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Spring Statemachine Goes Reactive with 3.0.0.M1

I’m pleased to announce a first milestone release of a Spring Statemachine 3.0.0.M1 and with these words I can say that Statemachine is going reactive.

Statemachine itself would not need to be reactive for its own execution but as soon as machine steps outside of its controlled environment to execute user defined logic like Actions and Guards there is no guarantees that those features would not block.

Those using persisting features with a databases will benefit with reactive changes when that side of a world becomes more reactive. Essentially every time we need to take a step outside from a machine world we may hit blocking IO operations.

2.x line will be there for foreseeable future where 3.x will benefit from new changes. It really depends on a users how much new features are added to 2.x line.

In a 2.x machine execution is fully based on Spring TaskExecutor API. These executions takes machines from one state to the other. Along this execution various user level Actions are executed when states are entered or exited. Guards can be used to guard various transition paths and we don’t have no control what these do. TaskScheduler API is mostly used with triggering timers and executing Actions while being on a state.

As everything were based on TaskExecutor and TaskScheduler user were able to just switch these to something else to provide more parallel execution and scheduling which are usually needed when dealing with statemachine regions which needs to do execution in a parallel manner. All this made an internal threading model relatively complex and hours has been spent to track various race condition over the years.

Now that everyting is literally based on a Reactor and what it can do, this internal threading model has become much more reliable. We really don’t need to use locking anymore as Reactor will give us guarantees that its own flow execution simply works.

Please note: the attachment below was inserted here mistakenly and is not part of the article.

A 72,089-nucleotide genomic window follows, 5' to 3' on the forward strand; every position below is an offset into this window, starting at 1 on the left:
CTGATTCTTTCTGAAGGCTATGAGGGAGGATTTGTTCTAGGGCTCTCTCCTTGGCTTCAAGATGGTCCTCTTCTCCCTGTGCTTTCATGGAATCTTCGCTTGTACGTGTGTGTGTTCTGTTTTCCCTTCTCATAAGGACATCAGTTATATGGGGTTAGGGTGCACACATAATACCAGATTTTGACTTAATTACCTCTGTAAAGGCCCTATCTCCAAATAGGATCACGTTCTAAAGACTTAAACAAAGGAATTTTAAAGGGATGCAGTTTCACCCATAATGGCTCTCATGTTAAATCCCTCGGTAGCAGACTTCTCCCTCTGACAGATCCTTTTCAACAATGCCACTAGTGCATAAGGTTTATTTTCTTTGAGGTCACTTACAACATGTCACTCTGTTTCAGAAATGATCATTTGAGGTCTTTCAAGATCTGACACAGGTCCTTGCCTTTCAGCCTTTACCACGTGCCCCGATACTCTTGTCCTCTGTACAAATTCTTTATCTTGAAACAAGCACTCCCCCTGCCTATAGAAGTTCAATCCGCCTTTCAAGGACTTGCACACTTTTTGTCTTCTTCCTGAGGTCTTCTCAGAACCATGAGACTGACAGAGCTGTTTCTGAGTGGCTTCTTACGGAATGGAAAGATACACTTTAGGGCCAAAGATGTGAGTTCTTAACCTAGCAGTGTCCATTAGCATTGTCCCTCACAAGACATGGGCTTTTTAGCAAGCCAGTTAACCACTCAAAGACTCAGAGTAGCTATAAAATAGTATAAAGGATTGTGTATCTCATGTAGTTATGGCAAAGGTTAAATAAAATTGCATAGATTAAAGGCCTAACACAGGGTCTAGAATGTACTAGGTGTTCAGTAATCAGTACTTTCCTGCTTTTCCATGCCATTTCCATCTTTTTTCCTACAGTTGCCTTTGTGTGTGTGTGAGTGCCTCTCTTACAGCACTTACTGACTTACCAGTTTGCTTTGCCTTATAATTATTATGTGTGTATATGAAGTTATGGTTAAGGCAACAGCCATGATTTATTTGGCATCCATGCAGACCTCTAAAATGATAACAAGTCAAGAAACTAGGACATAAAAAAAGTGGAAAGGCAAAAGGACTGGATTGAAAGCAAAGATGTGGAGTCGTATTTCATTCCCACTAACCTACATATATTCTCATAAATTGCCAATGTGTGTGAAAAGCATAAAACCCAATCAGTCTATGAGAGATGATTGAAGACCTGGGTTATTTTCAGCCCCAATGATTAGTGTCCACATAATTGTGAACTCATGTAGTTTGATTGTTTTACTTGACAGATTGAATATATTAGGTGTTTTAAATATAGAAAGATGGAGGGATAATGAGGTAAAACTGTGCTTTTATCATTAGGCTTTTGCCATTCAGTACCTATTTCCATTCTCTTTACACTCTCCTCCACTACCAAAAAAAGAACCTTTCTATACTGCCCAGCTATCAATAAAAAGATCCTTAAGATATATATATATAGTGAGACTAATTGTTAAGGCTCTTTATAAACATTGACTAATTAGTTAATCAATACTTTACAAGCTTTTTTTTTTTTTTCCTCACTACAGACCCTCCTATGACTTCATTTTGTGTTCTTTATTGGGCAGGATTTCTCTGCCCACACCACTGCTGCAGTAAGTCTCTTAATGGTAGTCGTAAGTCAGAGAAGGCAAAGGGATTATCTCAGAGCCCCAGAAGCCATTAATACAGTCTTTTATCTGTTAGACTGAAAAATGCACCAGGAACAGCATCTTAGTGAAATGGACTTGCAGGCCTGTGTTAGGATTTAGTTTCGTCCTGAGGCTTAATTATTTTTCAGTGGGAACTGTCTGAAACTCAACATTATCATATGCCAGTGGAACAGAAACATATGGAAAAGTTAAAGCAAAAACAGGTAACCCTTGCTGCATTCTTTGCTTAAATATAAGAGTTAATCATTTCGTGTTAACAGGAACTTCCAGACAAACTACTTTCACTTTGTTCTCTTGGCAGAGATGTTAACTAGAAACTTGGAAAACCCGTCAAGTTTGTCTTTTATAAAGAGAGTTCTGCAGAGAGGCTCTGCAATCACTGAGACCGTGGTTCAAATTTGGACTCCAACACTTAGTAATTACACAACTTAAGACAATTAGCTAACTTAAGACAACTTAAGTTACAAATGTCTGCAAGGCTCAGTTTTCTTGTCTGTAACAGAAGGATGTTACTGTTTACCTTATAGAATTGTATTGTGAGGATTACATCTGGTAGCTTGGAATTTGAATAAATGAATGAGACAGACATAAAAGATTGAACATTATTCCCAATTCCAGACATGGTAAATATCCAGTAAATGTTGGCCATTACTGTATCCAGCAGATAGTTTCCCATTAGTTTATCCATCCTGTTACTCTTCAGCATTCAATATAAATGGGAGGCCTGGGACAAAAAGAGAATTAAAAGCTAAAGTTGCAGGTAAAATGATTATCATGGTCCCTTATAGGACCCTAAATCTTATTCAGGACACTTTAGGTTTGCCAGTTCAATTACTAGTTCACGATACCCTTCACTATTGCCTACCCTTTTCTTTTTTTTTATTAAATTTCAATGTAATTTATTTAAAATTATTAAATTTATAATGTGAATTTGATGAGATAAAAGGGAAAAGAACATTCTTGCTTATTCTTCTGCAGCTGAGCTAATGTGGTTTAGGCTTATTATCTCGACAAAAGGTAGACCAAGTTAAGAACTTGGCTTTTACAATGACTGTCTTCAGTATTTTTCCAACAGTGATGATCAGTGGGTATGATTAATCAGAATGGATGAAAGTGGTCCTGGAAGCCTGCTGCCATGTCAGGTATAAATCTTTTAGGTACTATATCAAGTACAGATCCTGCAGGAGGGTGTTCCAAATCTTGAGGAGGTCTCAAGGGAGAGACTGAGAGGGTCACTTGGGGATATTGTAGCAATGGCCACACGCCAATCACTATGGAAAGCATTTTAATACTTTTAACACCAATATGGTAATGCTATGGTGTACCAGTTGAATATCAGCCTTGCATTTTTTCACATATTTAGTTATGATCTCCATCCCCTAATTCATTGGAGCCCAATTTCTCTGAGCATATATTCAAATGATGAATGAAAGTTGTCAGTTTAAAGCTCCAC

We have a new methods to interact reactively by using Mono and Flux of messages. Returned Flux then have more richer results what happened with a particular event. For example from a returned StateMachineEventResult it’s possible to check if event was accepted or deferred and which region handled it.

Flux<StateMachineEventResult<S, E>> sendEvent(Mono<Message<E>> event);
Flux<StateMachineEventResult<S, E>> sendEvents(Flux<Message<E>> events);

While in the old deprecated api you used something like:

boolean accepted = machine.sendEvent("EVENT");

Now nothing happens until you subscribe into returned Flux of StateMachineEventResult.

Message<String> event = MessageBuilder.withPayload("EVENT").build();

machine.sendEvent(Mono.just(event))
  .doOnComplete(() -> {
    System.out.println("Event handling complete");
  })
  .subscribe();

Same story continues with actions which is just a Function taking StateContext and returning a Mono.

public interface ReactiveAction<S, E>
  extends Function<StateContext<S, E>, Mono<Void>> {}

Same with guard expect you need to return a Boolean with a Mono.

public interface ReactiveGuard<S, E>
  extends Function<StateContext<S, E>, Mono<Boolean>> {}

Now is a good time to try it out and provide feedback for next milestones. I’d like to thank all the community contributions as some of the refactorings were relatively labour intensive.

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